PARIS — The town “has a very good chance” of being awarded an $72,000 Safe Neighborhood grant, which would help with battling the area’s heroin epidemic and put at-risk youth on the path to success, according to Terry Holden of the Maine Office of Community Development.

She told attendees during the June 13 public hearing on the grant there is $700,000 available and five communities have applied. Besides Paris, they include Augusta, Bath, Old Orchard Beach and Rockland.

“I think most everyone has a very good chance of being funded,” Holden said. “There isn’t anybody who’s doing anything that’s ineligible at this point.”

Detective Sgt. Mike Dailey fielded most of the questions on the grant and noted Paris does not have to give a match, if it is selected.

“We’re not adding staff, we’re just adding programs, adding services,” he said.

He said some of the money would be earmarked for Project SaveME, a countywide program so those battling heroin or opioid addiction can ask a police agency for help and be paired with a recovery coach without the fear of being arrested.


“Unfortunately, Oxford Hills has a heroin epidemic. It’s not … to supplement our duties as law enforcement officers,” Dailey said. “We’re not going to go out and solicit people into this program. They come to us. Hopefully it will have a positive effect on the community.”

Outgoing Selectman Sam Elliot wondered about baseline data to see how effective the program is.

“To date, 10 people have been saved,” Dailey said. “They’ve been put into programs to help them through their addictions. That’s been since late 2015 when all this started,” Dailey said. “If they don’t reoffend, I think we’ve been successful.”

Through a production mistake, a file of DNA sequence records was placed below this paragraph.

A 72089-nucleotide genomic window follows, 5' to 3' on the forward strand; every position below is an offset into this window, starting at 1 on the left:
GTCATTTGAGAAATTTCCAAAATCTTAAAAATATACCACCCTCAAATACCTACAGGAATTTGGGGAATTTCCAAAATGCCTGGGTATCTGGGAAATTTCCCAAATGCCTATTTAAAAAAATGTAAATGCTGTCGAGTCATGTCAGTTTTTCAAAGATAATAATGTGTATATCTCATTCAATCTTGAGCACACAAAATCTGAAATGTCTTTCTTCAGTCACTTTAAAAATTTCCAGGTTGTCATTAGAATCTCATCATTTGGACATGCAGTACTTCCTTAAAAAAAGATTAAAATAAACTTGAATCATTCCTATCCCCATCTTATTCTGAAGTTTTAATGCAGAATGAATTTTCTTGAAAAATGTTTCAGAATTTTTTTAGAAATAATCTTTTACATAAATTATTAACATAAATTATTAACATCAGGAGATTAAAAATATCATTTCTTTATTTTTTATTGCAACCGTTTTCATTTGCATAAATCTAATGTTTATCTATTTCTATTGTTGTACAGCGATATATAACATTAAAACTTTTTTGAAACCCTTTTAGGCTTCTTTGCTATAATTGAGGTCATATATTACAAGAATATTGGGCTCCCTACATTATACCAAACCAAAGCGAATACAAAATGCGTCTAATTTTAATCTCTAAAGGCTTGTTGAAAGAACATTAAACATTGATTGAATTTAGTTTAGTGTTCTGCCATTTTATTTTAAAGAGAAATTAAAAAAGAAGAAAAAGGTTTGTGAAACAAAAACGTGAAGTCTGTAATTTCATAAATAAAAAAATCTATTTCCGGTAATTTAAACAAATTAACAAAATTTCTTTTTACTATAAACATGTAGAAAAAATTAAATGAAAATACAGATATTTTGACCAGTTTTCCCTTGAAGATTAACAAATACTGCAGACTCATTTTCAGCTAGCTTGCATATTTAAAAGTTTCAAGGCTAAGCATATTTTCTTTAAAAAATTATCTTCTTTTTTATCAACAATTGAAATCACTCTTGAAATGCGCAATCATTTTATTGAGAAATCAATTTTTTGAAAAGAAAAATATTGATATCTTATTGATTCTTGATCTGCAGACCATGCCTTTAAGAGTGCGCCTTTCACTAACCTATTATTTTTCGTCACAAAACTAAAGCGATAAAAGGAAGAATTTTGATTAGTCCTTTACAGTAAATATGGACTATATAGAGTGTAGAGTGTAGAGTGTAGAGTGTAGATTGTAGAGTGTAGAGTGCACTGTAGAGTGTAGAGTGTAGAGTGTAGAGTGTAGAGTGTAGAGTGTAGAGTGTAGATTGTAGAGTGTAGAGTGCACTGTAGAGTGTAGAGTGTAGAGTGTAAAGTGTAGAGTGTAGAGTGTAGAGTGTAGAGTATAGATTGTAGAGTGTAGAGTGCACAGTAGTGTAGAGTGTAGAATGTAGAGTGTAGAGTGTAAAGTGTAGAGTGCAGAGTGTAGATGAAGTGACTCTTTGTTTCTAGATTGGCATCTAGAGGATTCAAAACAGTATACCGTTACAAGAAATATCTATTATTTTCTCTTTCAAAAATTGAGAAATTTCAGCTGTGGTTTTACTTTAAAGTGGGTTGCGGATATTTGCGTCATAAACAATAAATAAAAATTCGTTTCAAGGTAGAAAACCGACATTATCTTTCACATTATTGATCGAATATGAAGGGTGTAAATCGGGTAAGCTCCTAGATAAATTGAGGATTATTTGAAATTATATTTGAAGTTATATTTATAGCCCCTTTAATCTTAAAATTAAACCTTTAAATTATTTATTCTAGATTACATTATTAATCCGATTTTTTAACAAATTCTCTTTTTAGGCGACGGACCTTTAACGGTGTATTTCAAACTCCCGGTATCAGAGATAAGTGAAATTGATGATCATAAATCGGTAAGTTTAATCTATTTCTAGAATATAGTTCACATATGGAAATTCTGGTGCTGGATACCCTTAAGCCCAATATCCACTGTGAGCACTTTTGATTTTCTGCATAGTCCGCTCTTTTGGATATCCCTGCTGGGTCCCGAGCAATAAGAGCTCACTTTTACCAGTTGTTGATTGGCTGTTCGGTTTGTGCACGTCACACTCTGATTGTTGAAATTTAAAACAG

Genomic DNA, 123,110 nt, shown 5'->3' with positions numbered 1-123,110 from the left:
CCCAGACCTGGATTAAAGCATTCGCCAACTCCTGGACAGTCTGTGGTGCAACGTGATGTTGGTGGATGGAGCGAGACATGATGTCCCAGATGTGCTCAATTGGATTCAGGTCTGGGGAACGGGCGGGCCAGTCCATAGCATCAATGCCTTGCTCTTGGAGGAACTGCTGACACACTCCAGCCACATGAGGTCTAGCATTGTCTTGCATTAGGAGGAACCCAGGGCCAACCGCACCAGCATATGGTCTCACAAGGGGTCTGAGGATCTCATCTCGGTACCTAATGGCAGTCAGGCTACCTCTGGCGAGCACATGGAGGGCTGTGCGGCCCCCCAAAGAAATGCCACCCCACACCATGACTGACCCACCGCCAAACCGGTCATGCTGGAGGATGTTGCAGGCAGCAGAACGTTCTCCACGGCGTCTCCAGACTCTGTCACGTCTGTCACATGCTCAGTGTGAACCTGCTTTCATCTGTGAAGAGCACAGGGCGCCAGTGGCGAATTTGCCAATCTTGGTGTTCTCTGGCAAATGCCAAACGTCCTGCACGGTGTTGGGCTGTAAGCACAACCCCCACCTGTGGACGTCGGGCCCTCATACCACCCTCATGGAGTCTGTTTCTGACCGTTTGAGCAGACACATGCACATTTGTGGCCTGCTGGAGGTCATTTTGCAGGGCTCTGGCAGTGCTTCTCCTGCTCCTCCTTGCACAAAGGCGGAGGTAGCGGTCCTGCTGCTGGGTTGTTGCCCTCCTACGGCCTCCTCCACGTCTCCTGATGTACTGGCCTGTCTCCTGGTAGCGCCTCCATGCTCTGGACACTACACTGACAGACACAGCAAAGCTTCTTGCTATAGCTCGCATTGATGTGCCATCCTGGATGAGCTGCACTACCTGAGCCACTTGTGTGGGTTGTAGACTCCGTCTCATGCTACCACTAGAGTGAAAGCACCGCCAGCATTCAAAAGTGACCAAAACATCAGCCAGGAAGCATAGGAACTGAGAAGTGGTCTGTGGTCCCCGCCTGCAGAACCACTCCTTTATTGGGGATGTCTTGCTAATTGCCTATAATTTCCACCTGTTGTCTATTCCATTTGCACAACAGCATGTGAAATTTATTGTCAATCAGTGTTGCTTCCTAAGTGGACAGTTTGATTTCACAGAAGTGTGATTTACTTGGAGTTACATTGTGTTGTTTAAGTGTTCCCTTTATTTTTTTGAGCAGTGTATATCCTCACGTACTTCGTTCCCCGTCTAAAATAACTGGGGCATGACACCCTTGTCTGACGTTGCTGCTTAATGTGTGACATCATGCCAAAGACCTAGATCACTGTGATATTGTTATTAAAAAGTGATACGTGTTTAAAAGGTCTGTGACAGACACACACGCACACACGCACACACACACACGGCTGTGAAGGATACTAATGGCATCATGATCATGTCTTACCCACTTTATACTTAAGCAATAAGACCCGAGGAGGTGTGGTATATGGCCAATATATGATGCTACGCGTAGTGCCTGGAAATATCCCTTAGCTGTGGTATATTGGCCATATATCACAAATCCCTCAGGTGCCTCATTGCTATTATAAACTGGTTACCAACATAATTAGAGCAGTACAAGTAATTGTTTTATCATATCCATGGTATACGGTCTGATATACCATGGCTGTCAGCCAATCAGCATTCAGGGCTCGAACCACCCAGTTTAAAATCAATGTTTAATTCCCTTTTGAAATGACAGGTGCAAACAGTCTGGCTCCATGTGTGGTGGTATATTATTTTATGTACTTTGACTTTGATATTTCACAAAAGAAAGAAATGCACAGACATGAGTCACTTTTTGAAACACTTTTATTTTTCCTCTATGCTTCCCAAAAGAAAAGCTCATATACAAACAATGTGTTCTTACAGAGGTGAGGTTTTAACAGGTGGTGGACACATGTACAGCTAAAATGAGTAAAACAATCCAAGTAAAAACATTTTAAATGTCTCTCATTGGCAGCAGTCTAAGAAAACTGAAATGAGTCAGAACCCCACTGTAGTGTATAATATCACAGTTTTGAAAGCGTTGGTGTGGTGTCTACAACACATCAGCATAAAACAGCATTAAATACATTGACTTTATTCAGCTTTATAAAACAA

Resident Rick Little wanted to know how many of the 10 were from Paris.

Dailey said he wasn’t sure but he could find out.

Other plans for the grant, if awarded, include:


* Reinstating the Drug Abuse Resistance Education program at Paris Elementary School;

* Creating a police athletics program for at-risk youth;

* Obtaining drug testing and surveillance equipment for police cruisers;

* Obtaining training from the Maine Drug Enforcement Agency; and

* Using the school resource officer during the summertime for programming and establishing relationships with the town’s youth.

Board of Selectmen Chairman Mike Risica asked if still DARE existed.


Dailey said Oxford Elementary School is the only elementary school SAD 17 that has one.

Police Chief Hartley “Skip” Mowatt said the last time Paris had a DARE program was 10 years ago when he ran it.

Selectman Janet Jamison asked if there were guidelines on how the grant money is spent.

Dailey said roughly $15,000 would be allocated for athletics and between $15,000 and $20,000 for training and equipment.

Holden said she would monitor a spreadsheet to see how much in each category had been expended from the grant total.

“You have to tie whatever it is you’re looking to purchase [as an] increase in your community policing services,” she said, adding this has to affect low- to moderate-income residents and address drug issues in the community. “The goal for this program – and this is a pilot program – is to help address and hopefully mitigate some of the heroin epidemic that’s going on … by building relationships.”

The town should hear within two or three weeks whether it will be awarded the money, Dailey said.

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